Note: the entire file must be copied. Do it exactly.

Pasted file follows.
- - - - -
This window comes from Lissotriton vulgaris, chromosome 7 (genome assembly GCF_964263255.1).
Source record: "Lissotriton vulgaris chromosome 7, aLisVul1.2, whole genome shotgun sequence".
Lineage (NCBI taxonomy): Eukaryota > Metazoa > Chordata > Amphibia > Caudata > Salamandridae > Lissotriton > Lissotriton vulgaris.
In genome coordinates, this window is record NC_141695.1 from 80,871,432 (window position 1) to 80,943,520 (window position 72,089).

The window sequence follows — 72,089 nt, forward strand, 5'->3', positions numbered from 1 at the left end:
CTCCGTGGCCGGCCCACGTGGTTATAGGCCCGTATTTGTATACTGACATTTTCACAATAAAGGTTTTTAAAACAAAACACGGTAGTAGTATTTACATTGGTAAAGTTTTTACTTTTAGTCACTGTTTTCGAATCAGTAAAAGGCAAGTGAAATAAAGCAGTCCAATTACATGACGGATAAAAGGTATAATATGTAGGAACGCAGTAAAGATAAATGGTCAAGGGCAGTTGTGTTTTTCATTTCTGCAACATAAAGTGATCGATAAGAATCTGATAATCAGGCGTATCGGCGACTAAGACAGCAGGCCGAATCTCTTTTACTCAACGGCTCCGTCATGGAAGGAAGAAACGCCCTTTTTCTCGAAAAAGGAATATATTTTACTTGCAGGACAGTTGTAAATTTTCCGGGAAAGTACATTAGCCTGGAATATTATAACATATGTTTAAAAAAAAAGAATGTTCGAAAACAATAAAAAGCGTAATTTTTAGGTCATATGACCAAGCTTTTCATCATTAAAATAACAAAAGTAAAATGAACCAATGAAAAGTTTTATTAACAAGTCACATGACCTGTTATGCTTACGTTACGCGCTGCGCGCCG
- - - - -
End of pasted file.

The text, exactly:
This window comes from Lissotriton vulgaris, chromosome 7 (genome assembly GCF_964263255.1).
Source record: "Lissotriton vulgaris chromosome 7, aLisVul1.2, whole genome shotgun sequence".
Lineage (NCBI taxonomy): Eukaryota > Metazoa > Chordata > Amphibia > Caudata > Salamandridae > Lissotriton > Lissotriton vulgaris.
In genome coordinates, this window is record NC_141695.1 from 80,871,432 (window position 1) to 80,943,520 (window position 72,089).

The window sequence follows — 72,089 nt, forward strand, 5'->3', positions numbered from 1 at the left end:
CTCCGTGGCCGGCCCACGTGGTTATAGGCCCGTATTTGTATACTGACATTTTCACAATAAAGGTTTTTAAAACAAAACACGGTAGTAGTATTTACATTGGTAAAGTTTTTACTTTTAGTCACTGTTTTCGAATCAGTAAAAGGCAAGTGAAATAAAGCAGTCCAATTACATGACGGATAAAAGGTATAATATGTAGGAACGCAGTAAAGATAAATGGTCAAGGGCAGTTGTGTTTTTCATTTCTGCAACATAAAGTGATCGATAAGAATCTGATAATCAGGCGTATCGGCGACTAAGACAGCAGGCCGAATCTCTTTTACTCAACGGCTCCGTCATGGAAGGAAGAAACGCCCTTTTTCTCGAAAAAGGAATATATTTTACTTGCAGGACAGTTGTAAATTTTCCGGGAAAGTACATTAGCCTGGAATATTATAACATATGTTTAAAAAAAAAGAATGTTCGAAAACAATAAAAAGCGTAATTTTTAGGTCATATGACCAAGCTTTTCATCATTAAAATAACAAAAGTAAAATGAACCAATGAAAAGTTTTATTAACAAGTCACATGACCTGTTATGCTTACGTTACGCGCTGCGCGCCG